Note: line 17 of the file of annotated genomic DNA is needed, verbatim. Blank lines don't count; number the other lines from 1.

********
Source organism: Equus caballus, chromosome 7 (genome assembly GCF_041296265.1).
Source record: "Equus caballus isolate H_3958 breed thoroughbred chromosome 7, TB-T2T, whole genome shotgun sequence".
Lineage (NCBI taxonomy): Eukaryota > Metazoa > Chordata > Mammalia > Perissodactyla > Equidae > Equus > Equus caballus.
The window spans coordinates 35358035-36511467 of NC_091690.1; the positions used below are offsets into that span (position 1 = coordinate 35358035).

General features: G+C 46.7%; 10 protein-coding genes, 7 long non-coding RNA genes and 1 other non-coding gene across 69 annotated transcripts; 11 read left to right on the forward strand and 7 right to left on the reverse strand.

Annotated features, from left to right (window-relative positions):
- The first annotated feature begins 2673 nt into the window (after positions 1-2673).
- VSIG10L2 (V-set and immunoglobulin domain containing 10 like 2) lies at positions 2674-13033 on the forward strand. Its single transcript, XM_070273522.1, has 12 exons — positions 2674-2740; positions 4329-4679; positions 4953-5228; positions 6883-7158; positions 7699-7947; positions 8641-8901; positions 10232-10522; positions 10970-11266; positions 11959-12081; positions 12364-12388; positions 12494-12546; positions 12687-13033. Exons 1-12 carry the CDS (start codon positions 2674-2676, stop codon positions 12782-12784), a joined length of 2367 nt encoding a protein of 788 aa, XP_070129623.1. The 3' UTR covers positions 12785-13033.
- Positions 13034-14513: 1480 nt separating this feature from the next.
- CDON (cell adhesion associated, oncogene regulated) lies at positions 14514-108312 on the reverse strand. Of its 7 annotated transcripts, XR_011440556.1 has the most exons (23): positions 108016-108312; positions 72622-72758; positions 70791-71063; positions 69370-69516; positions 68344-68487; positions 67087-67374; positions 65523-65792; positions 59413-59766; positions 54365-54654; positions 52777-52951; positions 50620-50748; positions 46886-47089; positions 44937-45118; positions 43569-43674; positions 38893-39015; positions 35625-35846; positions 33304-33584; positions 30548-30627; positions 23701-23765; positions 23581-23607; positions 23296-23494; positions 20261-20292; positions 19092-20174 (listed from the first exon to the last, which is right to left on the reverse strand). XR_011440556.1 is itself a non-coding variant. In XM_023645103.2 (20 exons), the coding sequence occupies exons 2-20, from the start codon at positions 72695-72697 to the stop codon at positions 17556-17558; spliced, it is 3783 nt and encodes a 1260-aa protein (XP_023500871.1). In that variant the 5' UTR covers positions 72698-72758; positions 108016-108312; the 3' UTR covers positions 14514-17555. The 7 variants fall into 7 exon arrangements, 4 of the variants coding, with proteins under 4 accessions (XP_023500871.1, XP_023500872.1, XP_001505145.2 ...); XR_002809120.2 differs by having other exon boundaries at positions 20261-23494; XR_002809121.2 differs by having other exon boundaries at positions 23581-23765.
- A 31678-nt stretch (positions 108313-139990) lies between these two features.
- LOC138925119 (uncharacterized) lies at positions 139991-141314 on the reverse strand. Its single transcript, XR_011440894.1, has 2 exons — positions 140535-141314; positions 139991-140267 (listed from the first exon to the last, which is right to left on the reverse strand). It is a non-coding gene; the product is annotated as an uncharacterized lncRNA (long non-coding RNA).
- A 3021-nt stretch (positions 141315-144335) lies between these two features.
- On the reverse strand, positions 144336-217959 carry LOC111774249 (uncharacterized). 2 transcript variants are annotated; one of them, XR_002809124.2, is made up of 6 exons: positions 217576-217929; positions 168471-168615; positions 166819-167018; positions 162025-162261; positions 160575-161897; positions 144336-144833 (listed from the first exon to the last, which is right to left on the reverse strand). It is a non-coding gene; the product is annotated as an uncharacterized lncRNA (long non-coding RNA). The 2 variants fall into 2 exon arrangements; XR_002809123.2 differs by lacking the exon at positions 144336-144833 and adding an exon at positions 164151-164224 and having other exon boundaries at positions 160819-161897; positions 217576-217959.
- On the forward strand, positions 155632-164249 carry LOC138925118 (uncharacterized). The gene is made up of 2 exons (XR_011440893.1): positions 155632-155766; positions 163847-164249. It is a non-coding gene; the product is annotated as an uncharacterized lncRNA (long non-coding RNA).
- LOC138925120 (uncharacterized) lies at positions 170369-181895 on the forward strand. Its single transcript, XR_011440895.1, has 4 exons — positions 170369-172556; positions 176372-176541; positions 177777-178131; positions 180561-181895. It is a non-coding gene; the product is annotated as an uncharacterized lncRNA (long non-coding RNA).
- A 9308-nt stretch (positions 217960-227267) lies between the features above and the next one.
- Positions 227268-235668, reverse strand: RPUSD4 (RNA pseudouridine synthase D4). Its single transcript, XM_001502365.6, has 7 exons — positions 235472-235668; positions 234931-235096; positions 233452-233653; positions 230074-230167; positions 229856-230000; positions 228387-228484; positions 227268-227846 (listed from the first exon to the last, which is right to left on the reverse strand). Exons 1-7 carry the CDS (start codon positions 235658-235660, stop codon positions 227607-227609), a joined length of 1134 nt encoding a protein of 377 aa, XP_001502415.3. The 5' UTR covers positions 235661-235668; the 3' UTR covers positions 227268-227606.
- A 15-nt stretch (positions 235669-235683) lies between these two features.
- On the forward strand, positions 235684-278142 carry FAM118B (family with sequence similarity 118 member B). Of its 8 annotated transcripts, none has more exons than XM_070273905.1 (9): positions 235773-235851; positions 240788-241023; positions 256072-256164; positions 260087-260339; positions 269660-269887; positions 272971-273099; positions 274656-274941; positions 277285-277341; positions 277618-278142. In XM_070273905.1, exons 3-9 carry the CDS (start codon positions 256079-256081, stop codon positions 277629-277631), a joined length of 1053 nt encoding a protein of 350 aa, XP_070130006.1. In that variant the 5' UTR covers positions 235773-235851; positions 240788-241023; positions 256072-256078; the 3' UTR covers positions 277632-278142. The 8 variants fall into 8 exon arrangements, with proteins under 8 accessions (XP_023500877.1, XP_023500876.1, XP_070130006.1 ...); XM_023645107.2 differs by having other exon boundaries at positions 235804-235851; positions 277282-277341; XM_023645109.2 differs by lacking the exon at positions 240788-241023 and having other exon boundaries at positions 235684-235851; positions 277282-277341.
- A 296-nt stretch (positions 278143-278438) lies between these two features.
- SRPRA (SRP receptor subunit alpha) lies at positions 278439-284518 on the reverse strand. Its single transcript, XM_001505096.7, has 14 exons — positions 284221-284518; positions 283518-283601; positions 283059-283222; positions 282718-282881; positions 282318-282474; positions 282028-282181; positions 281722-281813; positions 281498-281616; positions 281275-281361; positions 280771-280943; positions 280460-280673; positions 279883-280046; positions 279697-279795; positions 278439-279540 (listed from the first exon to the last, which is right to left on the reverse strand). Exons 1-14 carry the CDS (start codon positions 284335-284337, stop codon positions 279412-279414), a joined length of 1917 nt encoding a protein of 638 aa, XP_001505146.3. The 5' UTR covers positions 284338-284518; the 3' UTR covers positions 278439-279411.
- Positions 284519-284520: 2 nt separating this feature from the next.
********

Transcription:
- A 9308-nt stretch (positions 217960-227267) lies between the features above and the next one.